Where does it come from?
Teenagers are searching for their identity. Conspiracy theories and other convictions are an important building block in that process. Try to home in on why the youngster believes the conspiracy theory, and what this says about them and their process.
Start an open conversation
Listen to the student’s ideas and ask a lot of questions, like: “Can you explain that?” and “Why do you think that?”. Involve the rest of the class as well, for example by asking a general question like: “How could you verify whether this theory is true?”. Try to stimulate the student to look at the matter from the other side: “What would someone who doesn’t agree with you say?”.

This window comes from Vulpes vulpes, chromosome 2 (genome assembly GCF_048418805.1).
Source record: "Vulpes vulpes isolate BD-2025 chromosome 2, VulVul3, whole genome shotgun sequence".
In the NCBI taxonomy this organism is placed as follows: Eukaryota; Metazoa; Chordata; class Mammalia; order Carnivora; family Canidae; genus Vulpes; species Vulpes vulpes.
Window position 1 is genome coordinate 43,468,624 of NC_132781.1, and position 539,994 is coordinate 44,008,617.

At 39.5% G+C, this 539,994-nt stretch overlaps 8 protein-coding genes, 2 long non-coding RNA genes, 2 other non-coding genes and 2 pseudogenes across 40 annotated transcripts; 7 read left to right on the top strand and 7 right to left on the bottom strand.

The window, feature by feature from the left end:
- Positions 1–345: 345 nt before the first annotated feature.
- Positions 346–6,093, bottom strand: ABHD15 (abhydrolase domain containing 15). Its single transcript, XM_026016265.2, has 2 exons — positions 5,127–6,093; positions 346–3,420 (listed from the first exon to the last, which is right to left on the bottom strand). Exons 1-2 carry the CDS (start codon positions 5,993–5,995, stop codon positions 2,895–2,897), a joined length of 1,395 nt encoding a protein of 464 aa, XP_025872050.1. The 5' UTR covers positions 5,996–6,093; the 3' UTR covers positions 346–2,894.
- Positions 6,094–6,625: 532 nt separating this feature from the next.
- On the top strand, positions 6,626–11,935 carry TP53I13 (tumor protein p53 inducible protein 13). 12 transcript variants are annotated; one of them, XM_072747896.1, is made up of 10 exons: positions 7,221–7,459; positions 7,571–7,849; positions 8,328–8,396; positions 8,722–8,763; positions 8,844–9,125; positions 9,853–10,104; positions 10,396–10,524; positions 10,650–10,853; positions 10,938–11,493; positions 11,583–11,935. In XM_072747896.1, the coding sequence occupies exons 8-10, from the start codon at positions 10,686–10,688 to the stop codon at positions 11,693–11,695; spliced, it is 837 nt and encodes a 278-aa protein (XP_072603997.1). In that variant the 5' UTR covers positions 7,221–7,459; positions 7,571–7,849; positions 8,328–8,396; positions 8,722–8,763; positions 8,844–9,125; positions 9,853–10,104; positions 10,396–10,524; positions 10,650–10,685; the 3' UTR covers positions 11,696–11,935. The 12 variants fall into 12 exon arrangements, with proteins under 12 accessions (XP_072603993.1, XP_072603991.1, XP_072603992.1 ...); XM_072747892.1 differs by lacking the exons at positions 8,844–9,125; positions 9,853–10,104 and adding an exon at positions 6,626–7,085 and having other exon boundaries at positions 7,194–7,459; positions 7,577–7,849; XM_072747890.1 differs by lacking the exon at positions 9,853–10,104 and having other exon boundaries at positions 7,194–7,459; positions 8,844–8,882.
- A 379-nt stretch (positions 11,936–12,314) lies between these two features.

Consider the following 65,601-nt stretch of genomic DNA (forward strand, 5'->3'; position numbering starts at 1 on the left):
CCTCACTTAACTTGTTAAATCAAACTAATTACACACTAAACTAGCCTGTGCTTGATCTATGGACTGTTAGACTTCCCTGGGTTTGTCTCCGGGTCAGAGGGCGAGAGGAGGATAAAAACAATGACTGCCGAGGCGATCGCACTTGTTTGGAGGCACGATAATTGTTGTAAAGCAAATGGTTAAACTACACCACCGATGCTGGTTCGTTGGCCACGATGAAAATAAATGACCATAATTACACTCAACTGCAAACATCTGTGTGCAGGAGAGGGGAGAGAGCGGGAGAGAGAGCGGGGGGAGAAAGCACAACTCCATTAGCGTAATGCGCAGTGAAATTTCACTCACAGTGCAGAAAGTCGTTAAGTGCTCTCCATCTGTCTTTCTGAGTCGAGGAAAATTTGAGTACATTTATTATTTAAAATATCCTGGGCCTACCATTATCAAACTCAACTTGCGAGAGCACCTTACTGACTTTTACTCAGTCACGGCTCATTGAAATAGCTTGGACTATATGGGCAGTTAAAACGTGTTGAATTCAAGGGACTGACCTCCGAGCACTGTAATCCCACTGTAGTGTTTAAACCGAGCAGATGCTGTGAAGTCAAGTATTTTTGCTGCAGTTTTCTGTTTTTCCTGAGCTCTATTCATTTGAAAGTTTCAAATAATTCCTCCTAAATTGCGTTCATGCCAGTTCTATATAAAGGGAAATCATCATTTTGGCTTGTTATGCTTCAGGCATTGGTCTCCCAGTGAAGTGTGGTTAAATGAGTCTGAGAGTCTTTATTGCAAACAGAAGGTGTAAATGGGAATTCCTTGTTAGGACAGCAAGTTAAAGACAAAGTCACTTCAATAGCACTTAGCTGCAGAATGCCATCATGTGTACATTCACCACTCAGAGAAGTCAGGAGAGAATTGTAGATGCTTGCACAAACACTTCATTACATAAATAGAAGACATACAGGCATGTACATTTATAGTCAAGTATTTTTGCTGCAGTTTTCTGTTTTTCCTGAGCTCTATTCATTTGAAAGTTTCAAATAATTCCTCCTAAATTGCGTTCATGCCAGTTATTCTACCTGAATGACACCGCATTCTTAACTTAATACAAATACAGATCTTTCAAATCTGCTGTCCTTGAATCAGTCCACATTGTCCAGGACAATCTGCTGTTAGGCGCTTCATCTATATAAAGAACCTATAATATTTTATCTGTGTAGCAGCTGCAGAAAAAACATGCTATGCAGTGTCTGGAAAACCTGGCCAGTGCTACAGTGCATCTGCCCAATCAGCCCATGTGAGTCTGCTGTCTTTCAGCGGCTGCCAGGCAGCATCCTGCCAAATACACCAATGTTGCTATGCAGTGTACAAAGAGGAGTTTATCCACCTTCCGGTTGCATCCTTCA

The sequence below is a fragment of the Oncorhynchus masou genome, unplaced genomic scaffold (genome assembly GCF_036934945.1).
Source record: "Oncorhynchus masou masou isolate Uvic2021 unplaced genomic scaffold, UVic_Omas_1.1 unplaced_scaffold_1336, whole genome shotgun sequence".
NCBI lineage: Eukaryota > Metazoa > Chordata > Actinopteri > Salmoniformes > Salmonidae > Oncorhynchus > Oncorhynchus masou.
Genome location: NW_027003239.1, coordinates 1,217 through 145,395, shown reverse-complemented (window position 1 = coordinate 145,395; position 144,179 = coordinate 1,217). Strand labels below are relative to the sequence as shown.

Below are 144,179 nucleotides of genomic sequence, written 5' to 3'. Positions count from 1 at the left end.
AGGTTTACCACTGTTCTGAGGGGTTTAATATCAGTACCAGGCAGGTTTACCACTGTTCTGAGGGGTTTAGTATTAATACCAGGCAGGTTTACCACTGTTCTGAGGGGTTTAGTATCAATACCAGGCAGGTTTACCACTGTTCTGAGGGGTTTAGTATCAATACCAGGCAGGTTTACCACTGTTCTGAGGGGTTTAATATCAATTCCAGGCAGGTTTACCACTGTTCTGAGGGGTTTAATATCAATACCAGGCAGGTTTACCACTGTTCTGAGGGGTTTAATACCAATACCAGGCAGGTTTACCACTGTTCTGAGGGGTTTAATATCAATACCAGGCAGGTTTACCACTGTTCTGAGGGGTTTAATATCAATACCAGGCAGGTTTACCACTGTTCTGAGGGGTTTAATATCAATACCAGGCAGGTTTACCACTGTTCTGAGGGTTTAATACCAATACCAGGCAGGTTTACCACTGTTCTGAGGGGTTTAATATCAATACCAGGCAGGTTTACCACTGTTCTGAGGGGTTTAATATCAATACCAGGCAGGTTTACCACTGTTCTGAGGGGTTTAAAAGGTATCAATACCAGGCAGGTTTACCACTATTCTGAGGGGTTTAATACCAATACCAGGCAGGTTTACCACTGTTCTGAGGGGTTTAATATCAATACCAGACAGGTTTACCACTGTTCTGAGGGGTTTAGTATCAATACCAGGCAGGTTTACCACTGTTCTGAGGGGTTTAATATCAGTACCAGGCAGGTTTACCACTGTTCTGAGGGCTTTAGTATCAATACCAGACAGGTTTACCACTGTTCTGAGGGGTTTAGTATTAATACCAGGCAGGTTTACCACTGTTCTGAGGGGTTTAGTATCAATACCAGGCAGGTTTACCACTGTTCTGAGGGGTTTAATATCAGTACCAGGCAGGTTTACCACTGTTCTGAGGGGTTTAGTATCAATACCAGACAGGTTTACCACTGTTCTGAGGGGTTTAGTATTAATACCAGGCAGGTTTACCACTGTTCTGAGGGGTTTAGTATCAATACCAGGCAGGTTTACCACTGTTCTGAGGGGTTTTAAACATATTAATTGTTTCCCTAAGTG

Let them question your truth
It’s not easy for young people to question their own ideas. Be willing to do the same: let your students ask critical questions about your and each other’s opinions. That way, you teach them to be open to the doubts of others.
Focus on the attraction
Conspiracy theories divide the world into good and bad, into us and them. That’s one of the main draws of conspiracy theories: it feels good to be part of the ‘good guys’, who try to expose evil. Explain to your students why we like to believe in conspiracy theories.